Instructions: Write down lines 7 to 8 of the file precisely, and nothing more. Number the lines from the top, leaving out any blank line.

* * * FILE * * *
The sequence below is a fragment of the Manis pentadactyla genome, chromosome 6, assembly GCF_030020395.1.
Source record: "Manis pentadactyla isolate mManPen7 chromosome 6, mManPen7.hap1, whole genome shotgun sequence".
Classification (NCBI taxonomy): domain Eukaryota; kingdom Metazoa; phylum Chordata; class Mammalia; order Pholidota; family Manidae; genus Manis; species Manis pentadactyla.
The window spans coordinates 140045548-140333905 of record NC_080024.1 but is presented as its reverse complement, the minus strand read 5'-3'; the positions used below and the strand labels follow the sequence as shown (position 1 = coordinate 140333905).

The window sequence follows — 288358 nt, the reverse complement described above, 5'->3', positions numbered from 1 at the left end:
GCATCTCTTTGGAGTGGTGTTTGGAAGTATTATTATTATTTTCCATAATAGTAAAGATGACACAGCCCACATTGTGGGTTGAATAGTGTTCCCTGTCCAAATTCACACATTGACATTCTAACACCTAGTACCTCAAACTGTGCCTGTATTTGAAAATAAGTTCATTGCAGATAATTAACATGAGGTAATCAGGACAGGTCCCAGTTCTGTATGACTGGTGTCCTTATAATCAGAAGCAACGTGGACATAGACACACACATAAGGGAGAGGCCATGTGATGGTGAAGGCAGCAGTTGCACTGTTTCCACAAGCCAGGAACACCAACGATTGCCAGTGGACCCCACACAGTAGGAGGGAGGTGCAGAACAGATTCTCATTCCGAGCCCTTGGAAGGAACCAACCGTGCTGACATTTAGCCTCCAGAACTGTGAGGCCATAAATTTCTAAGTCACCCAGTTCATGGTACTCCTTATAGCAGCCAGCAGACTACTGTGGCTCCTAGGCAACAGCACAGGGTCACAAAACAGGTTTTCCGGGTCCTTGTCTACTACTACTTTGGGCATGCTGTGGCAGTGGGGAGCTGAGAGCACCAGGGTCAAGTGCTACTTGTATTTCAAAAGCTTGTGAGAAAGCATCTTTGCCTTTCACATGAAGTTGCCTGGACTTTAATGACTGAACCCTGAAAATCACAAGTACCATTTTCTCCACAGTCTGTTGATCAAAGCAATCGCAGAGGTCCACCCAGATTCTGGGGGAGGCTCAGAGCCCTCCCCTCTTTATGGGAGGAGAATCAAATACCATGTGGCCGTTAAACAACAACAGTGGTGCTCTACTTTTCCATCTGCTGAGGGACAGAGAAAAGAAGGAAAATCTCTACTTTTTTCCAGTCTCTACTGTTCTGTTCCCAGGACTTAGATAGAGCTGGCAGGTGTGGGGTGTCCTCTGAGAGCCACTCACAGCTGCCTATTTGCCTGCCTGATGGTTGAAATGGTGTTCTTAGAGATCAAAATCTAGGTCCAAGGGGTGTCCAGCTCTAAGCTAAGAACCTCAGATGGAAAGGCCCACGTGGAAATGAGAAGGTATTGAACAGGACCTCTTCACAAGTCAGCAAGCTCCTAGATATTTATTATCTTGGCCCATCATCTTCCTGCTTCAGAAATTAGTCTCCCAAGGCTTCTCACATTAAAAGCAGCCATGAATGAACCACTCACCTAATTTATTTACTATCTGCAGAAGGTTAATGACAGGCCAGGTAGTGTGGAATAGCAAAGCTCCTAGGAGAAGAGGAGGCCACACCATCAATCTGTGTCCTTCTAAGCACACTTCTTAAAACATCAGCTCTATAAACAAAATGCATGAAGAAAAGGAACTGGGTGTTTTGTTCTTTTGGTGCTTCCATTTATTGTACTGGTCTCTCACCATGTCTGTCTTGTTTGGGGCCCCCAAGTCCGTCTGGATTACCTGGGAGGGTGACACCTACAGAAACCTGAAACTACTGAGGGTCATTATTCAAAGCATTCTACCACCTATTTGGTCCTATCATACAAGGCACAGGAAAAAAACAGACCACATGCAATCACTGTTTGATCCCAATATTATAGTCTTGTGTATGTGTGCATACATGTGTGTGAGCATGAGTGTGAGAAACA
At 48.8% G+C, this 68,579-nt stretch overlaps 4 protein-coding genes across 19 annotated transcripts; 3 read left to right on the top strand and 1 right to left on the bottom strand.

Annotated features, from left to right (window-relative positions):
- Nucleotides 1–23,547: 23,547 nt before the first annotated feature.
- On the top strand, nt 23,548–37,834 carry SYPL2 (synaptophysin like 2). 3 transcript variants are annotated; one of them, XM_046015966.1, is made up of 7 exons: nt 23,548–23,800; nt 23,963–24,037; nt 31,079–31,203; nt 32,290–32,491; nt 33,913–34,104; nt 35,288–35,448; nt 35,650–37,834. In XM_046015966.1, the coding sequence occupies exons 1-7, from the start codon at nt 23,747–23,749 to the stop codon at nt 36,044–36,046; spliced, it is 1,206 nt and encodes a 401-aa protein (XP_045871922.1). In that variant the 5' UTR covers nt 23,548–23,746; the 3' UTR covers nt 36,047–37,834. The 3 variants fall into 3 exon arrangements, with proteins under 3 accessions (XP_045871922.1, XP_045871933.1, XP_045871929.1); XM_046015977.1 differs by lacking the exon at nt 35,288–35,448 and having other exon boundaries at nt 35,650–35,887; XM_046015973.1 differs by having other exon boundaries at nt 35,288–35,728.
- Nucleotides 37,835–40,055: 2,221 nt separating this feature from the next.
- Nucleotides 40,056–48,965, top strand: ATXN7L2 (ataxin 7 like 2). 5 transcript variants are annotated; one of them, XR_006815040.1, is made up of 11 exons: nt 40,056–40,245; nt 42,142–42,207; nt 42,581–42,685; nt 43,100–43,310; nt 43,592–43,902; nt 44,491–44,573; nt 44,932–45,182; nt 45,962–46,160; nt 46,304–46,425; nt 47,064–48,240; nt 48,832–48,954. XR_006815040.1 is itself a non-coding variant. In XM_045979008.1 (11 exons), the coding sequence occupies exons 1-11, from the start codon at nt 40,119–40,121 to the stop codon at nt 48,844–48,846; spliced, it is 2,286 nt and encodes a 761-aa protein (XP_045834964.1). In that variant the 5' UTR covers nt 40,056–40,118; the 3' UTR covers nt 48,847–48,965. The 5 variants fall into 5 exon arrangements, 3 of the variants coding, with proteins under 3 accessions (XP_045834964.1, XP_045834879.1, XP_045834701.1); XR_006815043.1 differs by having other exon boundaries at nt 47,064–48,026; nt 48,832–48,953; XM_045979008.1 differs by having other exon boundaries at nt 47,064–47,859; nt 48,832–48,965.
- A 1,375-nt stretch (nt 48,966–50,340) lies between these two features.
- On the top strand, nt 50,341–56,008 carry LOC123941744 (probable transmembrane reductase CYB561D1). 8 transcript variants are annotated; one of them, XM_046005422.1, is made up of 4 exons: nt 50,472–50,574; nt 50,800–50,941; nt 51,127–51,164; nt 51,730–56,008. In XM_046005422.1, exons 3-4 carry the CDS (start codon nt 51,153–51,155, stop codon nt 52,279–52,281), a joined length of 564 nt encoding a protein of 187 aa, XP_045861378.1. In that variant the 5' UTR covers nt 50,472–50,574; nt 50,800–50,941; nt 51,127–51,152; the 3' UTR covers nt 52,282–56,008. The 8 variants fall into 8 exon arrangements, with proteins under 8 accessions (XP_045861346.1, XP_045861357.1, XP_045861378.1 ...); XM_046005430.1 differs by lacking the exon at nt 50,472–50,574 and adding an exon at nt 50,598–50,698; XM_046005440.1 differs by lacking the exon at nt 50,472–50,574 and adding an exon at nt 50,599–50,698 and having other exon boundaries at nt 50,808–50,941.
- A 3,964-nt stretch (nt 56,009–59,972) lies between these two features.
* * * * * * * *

At 48.8% G+C, this 68,579-nt stretch overlaps 4 protein-coding genes across 19 annotated transcripts; 3 read left to right on the top strand and 1 right to left on the bottom strand.

Annotated features, from left to right (window-relative positions):